Why Should the User Know?


Users are stupid! Or… are they? Who declares what a user should know and be able to do? Designers? Developers? Product Managers? The answer is simple: The user declares what he or she knows and is able to do. But we, the ones who build stuff they should use, tend to think that the user is the problem if there is a problem with a feature.

Nilay Patel wrote a piece on The Verge the other day:

Think of the tech industry as being built on an ever-increasing number of assumptions: that you know what a computer is, that saying “enter your Wi-Fi password” means something to you, that you understand what an app is, that you have the desire to manage your Bluetooth device list, that you’ll figure out what USB-C dongles you need, and on and on.

This resonates with my experience. I‘m an iOS and Mac developer and happen to know my way around in the system and learned a few tricks over the years and I of course have to check what’s new on those platforms all the time. I have to stay on top of it to not get lost. Do others have to do the same? Not really. The examples in the article above are real world problems. I hear them all the time. I get asked similar questions and quite often I think to myself: „That‘s not very hard to understand! How could you ask such a question? That feature is available since 5 years!“. Yet, they just don’t know!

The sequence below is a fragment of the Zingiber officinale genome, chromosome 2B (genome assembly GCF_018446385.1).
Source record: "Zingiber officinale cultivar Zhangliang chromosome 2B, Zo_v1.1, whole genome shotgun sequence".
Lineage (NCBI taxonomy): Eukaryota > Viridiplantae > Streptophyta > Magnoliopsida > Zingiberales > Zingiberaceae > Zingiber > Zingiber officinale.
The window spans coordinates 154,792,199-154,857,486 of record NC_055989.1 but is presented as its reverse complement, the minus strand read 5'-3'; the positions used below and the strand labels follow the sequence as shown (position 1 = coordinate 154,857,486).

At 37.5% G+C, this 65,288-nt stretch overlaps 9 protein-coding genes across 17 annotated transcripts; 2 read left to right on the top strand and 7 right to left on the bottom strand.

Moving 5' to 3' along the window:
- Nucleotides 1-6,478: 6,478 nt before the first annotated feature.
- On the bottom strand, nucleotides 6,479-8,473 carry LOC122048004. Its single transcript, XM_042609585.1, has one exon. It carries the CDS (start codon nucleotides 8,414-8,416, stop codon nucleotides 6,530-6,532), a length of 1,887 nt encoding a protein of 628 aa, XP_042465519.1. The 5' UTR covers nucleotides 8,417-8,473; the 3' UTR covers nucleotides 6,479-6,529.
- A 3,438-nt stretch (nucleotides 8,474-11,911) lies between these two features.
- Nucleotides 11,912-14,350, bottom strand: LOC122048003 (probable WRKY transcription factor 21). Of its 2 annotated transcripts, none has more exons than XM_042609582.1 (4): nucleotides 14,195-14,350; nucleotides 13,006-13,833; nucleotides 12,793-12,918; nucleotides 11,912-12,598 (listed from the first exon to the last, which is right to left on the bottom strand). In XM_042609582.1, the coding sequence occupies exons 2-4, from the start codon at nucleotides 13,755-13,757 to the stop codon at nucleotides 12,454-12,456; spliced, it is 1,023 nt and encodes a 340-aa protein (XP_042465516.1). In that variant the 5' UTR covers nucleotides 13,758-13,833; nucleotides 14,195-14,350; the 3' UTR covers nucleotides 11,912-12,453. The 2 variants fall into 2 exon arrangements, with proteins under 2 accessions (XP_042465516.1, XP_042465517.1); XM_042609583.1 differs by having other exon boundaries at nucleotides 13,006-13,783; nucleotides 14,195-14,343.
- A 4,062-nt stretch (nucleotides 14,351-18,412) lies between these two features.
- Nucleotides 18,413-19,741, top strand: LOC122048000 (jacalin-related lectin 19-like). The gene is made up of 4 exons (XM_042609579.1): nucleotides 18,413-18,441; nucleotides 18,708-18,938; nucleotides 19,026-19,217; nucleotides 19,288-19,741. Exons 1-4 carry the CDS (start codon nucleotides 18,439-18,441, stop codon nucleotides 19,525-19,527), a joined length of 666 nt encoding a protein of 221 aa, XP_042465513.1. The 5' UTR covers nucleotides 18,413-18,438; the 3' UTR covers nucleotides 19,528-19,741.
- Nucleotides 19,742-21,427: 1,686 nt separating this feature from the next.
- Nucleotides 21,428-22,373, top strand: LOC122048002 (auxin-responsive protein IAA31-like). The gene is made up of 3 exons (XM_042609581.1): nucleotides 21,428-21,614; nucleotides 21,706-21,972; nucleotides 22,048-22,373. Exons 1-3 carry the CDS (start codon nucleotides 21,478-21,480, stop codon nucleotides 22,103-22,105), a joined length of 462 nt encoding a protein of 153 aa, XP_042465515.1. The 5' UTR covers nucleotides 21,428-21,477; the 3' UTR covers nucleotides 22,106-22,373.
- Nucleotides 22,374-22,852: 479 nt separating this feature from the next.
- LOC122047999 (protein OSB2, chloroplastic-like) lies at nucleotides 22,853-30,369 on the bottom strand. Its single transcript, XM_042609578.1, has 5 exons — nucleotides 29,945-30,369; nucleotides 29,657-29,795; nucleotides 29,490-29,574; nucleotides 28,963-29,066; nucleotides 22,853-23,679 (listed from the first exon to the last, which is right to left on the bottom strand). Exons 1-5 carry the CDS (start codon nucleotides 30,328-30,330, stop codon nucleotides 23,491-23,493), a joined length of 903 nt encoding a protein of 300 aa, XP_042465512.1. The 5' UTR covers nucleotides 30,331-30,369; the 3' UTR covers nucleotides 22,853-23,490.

And it’s not their problem. They know how to get along with their devices. There might be other ways, sometimes easier and faster ways to get to the same result. Sometimes they might not know something is possible and they give up trying, because they can live without it. And that’s fine!

I had the opportunity to attend a number of usability tests for one of our internal tools. The app itself is pretty simple. At least it seems so on the surface, but it turns out that average users tend to think completely different then the people who build the apps! Who would have thought that! I learned a lot (again) during these sessions. There were the obvious problems where I thought: „How is it even possible we did not think about that!?“. Those are relatively easy to solve. Then there are issues where the users don’t fully understand the main - and single - use case of the app. Also pretty easy to tackle by training them better, providing more information beforehand etc.

And then there are those issues where we need to make use of certain patterns and features of the platform. If you used an iPhone for more than a month we - the ones building and designing apps - tend to think that people take the time to learn the patterns, the look and feel, the language and features of the system. But really, they don’t! They are not interested in this nerdy stuff. They want to send messages - whatever this means to them - or call someone. If they are adventurous they installed an app, a free one probably. That’s an average user. Maybe they even have a phone full of apps and work on iPads quite often. This does not mean that they know about everything. Those are the ones we need to focus most of the time when building seemingly simple apps. At least for the ones that need to be used by everyone all the time.